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The Molly Marine Award

There I was; struggling with an old rotten section of painted picket fencing, something my mom and I had gotten for free from one of her “honey holes”. It was stuck to the other 6 pieces it was stacked on, the paint had literally melted together from the heat from a typical July day in Fairhope, Alabama. I was in work clothes sweating but determined to fence off a favorite tree of mine that a 4-month old boxer named Finn seemed determined to rip out of the ground. A sweet voice piped up from behind me asking, “Can I help you with that?” I turned around to see Mrs. Wagoner, my neighbor who my mom had bought our 10 acres from. Still seething from my dilapidated tree, I said “No, I got it.” When the fencing finally came free. Satisfied, I dropped it on the ground and went to give Mrs. Wagoner a hug and explained what a devious puppy I have. It was my first time meeting Mrs. Wagoner but we had both heard a lot about the other through my mom. We have this crazy thing in common:

Molly Marine Award

We are both United States Marines!

As we sat talking, I couldn’t help but notice how unbelievably sharp this woman was. Her sliver car sat in my driveway, with mud all over the tires like she had been off-road (she had to explain to the young man who had just changed them that she lived down a half-mile dirt road). After a couple minutes my mom turned to me and asked, “do you know how old Mrs. Wagoner is?” I shook my head no and looked at the older woman; “Eighty- Six” she answered. My eyes went wide, there was no way! The woman standing in front of me looked twenty years younger than she said. We stood in the driveway and exchanged boot camp stories and the heat didn’t faze her in the least. She told me how she had joined at 21 years old after her sister had talked her into the adventure. They both loaded up and went to MEPS in Montgomery and her sister was turned down from the Marine Corps’ strict height and weight requirements. She went on without her sister to Parris Island and said she stayed in trouble with her Drill Instructors. She couldn’t keep her thoughts to herself and her inspections never seemed to go just right. She even got locked out of her squad bay one afternoon sweeping because she was distracted by the handsome boys in the barracks across the street; “I got in trouble for that one” she remembered. She graduated Boot camp in 1951 and fondly remembered her sister going in after passing the height and weight requirements as she was headed out, knowing all too well what her sister was about to go through.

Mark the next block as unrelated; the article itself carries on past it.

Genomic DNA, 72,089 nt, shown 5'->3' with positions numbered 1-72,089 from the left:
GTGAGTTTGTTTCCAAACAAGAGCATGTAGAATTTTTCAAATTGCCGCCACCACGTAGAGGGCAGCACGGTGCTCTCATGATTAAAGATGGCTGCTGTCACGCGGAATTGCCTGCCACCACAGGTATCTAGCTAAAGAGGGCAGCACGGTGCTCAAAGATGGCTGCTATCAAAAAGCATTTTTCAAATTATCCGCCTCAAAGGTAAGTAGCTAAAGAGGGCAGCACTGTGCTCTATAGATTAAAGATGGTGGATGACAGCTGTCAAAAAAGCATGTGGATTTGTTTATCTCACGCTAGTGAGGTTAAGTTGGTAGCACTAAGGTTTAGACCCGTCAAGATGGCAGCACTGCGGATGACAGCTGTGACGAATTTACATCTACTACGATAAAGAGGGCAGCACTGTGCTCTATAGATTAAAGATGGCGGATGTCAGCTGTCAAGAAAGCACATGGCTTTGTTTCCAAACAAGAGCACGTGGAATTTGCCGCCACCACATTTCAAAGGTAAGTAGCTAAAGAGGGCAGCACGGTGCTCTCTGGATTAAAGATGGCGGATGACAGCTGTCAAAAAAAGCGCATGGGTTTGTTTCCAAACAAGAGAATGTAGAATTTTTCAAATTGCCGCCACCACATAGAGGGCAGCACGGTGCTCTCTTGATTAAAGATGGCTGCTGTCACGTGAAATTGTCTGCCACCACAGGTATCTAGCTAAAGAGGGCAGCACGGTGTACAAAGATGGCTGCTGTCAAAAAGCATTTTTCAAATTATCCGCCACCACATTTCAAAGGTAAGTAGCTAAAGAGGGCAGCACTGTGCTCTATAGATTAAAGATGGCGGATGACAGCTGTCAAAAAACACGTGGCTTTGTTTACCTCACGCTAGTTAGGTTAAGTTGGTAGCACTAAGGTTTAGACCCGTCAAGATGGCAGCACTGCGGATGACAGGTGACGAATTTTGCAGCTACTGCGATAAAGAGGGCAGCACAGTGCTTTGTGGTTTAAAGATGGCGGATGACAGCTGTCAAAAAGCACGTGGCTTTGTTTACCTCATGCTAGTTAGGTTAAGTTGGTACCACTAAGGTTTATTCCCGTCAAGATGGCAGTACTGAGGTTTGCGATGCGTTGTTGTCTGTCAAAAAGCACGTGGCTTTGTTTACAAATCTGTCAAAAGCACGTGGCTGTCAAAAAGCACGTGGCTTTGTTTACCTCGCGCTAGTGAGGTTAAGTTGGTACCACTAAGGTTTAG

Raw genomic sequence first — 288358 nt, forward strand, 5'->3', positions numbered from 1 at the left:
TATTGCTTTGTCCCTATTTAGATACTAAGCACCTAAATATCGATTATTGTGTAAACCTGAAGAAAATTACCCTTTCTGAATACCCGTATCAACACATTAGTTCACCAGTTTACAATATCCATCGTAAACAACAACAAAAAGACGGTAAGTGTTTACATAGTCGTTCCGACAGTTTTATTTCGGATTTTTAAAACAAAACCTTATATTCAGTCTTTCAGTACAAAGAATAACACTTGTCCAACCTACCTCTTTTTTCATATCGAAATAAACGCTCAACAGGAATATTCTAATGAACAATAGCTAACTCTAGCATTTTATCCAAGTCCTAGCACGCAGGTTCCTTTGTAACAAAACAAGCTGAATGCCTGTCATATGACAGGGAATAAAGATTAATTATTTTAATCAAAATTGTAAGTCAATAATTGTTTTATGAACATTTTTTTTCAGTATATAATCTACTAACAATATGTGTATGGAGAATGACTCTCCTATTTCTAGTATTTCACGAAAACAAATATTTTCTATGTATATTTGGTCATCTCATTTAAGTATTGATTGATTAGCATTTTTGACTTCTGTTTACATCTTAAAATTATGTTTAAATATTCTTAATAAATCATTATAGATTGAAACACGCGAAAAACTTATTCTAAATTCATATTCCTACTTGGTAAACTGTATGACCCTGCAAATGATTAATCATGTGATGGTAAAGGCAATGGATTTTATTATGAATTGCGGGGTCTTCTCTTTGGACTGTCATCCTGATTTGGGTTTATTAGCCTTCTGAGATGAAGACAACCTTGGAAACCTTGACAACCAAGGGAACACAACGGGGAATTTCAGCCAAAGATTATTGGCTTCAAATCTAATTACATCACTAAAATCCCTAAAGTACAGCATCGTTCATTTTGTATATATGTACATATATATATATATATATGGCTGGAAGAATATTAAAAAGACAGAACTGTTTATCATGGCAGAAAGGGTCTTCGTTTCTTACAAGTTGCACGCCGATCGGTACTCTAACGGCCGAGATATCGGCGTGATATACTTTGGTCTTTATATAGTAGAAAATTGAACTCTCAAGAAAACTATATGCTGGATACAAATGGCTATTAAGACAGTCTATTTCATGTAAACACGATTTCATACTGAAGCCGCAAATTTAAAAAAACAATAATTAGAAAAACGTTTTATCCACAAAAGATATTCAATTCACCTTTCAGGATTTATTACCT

My mom stood with us and beamed with pride, “Did you know that Mallorie was Molly Marine out of her platoon?” Mrs. Wagoner looked puzzled so I explained the award to her. It started as a way to promote the enlistment of females into the Marine Corps in World War II by erecting a statue of a Woman Marine in uniform in 1943. In 1969 it was made into the Molly Marine Award. I was chosen by my peers in boot camp to be the recruit who, in their eyes, demonstrated the qualities of an exemplary Marine. I was humbled by receiving the award and not one to toot on my own horn but I was so ecstatic to get to have a conversation with a woman who had been an enlisted Marine during The Vietnam War. It is just so incredibly rare. I ran in to grab one of my back-up USMC Flags. I brought it out with a dozen eggs my hens had laid the day before. Man you should’ve seen her face light up when I unfurled that flag. She looked at my mom and I and said, “You have no Idea what this means to me”.  All three of us choked up a little as I told her if she ever needed anything I could be across my pasture in 45 seconds. We cleared up our throats with laughter as she got into her little silver car and I turned back to the task at hand: protecting my sad, beat up tree to give it a chance to grow again. I smiled as I got to work digging a hole for my 4×4, today I will always remember fondly, and maybe one day, laugh at my silly hibiscus tree.

Learn more about the Molly Marine Award from our very own Marine Corp Veteran, Mallorie Sain, by calling her cell at 251-395-8955.



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